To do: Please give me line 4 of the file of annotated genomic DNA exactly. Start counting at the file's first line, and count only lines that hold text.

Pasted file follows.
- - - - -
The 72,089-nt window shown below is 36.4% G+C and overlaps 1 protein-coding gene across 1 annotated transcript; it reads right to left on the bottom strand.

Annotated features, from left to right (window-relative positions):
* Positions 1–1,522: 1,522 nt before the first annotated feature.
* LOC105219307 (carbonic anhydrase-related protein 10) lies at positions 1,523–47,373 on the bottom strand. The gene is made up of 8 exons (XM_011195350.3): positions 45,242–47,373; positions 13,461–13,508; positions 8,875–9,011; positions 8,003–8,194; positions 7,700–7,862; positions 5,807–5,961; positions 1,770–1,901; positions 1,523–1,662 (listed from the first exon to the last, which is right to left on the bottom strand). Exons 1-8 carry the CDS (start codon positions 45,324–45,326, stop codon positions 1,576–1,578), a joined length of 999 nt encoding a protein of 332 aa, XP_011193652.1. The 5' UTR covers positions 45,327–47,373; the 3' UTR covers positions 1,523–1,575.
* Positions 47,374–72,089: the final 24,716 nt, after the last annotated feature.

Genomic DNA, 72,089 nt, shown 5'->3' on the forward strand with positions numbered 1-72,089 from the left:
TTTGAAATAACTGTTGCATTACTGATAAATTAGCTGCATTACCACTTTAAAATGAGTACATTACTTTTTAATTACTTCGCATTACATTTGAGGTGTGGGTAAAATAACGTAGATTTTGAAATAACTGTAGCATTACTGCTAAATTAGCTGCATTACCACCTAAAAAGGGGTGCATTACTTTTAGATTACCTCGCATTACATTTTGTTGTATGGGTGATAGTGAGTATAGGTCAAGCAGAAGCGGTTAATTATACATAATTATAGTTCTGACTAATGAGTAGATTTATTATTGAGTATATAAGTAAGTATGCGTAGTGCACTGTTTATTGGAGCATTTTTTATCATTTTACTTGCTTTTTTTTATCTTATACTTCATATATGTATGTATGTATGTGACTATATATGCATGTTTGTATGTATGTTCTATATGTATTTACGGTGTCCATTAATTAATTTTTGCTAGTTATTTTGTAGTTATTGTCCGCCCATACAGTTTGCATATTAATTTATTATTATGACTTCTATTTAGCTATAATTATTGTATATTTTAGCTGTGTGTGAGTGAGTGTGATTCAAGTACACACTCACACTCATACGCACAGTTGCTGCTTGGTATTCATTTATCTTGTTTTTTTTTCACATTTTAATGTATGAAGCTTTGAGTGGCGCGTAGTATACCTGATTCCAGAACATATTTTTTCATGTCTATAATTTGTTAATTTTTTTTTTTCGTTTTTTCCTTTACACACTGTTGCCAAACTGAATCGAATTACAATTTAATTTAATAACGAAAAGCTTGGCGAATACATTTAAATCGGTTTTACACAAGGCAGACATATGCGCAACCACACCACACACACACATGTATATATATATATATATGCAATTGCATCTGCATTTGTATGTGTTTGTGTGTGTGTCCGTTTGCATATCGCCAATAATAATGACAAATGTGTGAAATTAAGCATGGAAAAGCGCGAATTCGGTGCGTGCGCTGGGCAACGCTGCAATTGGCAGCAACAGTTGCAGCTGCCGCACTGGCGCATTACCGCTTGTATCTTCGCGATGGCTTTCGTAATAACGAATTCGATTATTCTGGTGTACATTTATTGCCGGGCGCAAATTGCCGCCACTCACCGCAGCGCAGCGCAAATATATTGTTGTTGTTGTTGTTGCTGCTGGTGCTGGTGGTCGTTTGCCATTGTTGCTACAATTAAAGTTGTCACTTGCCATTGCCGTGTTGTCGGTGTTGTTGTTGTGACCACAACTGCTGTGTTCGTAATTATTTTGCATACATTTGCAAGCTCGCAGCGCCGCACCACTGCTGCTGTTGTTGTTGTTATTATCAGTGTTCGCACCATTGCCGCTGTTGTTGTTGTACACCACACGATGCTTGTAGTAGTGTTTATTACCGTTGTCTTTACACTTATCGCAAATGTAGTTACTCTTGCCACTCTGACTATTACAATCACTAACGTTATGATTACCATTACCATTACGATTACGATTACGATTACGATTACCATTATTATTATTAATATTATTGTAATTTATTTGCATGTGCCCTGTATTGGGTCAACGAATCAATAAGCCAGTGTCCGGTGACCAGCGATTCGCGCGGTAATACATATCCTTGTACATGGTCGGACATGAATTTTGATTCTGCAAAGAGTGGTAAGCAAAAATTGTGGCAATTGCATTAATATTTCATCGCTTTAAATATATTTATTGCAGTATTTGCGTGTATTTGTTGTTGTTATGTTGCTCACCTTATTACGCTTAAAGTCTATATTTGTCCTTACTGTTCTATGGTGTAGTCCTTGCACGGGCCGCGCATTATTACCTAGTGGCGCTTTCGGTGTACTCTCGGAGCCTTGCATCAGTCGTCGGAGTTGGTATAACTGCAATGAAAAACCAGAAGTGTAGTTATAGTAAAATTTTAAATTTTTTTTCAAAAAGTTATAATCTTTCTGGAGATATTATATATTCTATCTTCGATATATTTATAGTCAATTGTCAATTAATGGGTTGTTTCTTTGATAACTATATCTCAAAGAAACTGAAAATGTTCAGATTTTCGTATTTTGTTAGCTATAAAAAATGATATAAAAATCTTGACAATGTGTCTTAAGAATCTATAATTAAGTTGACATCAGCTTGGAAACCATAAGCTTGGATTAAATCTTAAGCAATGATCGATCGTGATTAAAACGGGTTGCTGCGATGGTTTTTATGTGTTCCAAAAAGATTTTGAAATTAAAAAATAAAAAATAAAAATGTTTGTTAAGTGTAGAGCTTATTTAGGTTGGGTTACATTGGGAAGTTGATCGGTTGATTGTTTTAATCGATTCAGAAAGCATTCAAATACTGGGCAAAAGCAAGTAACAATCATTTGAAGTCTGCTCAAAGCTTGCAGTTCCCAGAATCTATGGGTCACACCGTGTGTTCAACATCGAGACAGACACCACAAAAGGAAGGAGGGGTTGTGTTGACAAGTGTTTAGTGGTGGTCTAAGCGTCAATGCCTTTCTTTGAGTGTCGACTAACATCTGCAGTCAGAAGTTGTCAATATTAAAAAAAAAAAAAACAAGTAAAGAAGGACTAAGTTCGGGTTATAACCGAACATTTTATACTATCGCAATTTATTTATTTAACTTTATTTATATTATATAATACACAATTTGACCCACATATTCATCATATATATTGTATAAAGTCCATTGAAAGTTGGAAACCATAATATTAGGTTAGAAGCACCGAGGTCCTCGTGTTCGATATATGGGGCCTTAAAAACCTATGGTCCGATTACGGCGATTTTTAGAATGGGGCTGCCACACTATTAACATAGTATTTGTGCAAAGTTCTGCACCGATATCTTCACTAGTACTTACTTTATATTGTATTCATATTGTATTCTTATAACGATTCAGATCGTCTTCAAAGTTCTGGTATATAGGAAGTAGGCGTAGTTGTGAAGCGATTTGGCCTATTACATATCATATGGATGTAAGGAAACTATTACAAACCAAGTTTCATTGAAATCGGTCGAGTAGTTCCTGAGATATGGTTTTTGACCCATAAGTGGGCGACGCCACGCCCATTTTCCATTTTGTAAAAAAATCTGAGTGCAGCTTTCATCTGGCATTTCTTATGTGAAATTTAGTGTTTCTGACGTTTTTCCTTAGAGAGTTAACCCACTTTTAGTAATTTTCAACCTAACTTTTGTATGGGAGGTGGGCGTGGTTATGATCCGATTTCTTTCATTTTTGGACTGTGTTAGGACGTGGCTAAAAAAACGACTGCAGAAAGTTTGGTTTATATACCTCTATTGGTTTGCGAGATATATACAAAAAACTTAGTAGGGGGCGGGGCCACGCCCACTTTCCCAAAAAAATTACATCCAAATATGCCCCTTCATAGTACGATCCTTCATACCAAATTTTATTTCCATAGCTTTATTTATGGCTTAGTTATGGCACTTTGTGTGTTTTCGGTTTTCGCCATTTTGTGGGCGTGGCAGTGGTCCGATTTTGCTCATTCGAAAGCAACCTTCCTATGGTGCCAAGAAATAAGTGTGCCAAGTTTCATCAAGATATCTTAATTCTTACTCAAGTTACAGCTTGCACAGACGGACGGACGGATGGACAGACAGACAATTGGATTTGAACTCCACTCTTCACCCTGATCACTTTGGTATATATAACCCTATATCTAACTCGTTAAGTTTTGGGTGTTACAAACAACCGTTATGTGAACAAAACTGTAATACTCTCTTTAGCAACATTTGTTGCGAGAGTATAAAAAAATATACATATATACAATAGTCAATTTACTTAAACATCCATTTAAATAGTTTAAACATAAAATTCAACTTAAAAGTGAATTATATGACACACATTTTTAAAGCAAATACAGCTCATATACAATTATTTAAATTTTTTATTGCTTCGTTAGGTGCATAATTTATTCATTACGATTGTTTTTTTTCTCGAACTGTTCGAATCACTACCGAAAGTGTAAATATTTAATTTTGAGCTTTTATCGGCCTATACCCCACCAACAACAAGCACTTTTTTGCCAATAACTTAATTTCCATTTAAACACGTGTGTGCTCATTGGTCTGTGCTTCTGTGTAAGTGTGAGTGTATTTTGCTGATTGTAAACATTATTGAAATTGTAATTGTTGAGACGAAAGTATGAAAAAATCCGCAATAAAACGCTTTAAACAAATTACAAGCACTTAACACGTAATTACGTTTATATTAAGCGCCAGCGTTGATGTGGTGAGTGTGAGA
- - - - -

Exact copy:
* LOC105219307 (carbonic anhydrase-related protein 10) lies at positions 1,523–47,373 on the bottom strand. The gene is made up of 8 exons (XM_011195350.3): positions 45,242–47,373; positions 13,461–13,508; positions 8,875–9,011; positions 8,003–8,194; positions 7,700–7,862; positions 5,807–5,961; positions 1,770–1,901; positions 1,523–1,662 (listed from the first exon to the last, which is right to left on the bottom strand). Exons 1-8 carry the CDS (start codon positions 45,324–45,326, stop codon positions 1,576–1,578), a joined length of 999 nt encoding a protein of 332 aa, XP_011193652.1. The 5' UTR covers positions 45,327–47,373; the 3' UTR covers positions 1,523–1,575.